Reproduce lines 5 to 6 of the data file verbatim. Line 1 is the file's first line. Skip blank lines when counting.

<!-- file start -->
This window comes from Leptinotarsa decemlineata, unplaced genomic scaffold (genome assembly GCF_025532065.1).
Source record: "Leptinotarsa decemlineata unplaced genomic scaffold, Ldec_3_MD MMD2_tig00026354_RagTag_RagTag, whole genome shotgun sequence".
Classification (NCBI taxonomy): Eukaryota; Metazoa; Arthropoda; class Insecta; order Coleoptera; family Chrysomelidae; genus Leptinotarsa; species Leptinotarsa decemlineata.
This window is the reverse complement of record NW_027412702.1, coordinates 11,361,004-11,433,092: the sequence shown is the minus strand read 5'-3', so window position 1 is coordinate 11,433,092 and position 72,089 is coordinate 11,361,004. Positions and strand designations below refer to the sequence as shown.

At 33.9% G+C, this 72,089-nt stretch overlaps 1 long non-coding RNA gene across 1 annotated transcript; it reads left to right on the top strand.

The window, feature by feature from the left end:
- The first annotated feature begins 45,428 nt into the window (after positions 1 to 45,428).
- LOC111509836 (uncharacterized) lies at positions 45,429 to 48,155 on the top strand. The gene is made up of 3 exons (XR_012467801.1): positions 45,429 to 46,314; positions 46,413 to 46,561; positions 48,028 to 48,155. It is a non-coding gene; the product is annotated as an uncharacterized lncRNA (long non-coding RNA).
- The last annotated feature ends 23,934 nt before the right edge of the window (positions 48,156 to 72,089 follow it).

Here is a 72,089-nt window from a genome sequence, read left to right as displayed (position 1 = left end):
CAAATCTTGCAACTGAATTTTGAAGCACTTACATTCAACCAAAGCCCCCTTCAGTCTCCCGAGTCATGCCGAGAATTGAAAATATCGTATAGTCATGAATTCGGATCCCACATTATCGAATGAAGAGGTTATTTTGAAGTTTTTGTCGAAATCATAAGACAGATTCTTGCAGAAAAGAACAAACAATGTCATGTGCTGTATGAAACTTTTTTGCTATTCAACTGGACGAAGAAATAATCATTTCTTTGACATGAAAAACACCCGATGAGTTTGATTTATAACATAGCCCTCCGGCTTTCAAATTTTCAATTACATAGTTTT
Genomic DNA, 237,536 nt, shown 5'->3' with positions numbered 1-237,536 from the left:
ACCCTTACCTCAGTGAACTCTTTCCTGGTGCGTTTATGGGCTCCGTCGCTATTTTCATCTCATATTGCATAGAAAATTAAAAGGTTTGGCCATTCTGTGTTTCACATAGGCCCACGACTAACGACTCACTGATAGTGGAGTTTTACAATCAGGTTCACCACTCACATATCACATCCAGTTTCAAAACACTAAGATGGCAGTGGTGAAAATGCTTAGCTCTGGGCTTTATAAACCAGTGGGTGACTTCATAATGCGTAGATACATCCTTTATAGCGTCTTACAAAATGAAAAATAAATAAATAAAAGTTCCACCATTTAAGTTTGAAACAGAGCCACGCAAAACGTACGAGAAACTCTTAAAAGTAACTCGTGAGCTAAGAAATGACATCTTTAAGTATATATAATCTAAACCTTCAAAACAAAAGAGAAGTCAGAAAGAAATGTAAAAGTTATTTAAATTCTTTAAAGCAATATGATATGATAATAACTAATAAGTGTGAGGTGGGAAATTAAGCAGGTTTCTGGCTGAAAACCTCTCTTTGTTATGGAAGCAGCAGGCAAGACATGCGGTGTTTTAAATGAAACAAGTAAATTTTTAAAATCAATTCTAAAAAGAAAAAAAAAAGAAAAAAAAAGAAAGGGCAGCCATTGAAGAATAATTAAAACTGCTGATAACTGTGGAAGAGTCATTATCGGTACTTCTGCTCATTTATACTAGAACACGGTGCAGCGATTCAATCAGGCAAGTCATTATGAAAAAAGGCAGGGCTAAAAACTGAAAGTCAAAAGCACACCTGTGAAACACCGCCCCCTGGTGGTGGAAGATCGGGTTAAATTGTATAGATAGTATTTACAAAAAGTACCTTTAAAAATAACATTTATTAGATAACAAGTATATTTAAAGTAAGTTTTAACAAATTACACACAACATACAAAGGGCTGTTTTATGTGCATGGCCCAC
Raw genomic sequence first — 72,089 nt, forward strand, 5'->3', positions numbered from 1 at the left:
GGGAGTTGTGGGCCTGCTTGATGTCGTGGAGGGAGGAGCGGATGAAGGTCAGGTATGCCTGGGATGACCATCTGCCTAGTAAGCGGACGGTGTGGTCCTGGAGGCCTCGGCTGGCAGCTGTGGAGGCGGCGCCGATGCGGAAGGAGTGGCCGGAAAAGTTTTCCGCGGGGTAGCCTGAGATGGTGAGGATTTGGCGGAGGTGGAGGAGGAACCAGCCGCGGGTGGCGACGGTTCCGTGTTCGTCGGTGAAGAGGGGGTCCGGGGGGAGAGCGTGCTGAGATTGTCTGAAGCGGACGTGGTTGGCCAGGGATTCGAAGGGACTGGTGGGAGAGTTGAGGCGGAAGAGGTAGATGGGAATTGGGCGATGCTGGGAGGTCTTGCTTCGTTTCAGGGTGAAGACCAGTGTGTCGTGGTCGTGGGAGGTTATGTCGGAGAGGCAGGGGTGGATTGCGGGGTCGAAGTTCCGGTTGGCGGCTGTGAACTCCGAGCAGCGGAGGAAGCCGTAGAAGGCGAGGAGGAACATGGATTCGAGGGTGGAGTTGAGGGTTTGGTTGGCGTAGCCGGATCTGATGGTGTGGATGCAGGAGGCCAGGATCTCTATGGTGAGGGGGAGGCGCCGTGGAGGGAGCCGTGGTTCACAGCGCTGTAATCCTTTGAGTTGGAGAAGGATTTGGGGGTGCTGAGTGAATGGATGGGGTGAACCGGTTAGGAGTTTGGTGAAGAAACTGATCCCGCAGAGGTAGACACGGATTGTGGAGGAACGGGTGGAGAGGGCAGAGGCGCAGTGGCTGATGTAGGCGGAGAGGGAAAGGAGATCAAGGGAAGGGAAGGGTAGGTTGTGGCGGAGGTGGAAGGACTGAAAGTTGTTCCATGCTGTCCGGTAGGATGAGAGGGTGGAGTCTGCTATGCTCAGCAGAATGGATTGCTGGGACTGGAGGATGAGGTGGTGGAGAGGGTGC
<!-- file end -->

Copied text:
At 33.9% G+C, this 72,089-nt stretch overlaps 1 long non-coding RNA gene across 1 annotated transcript; it reads left to right on the top strand.

The window, feature by feature from the left end: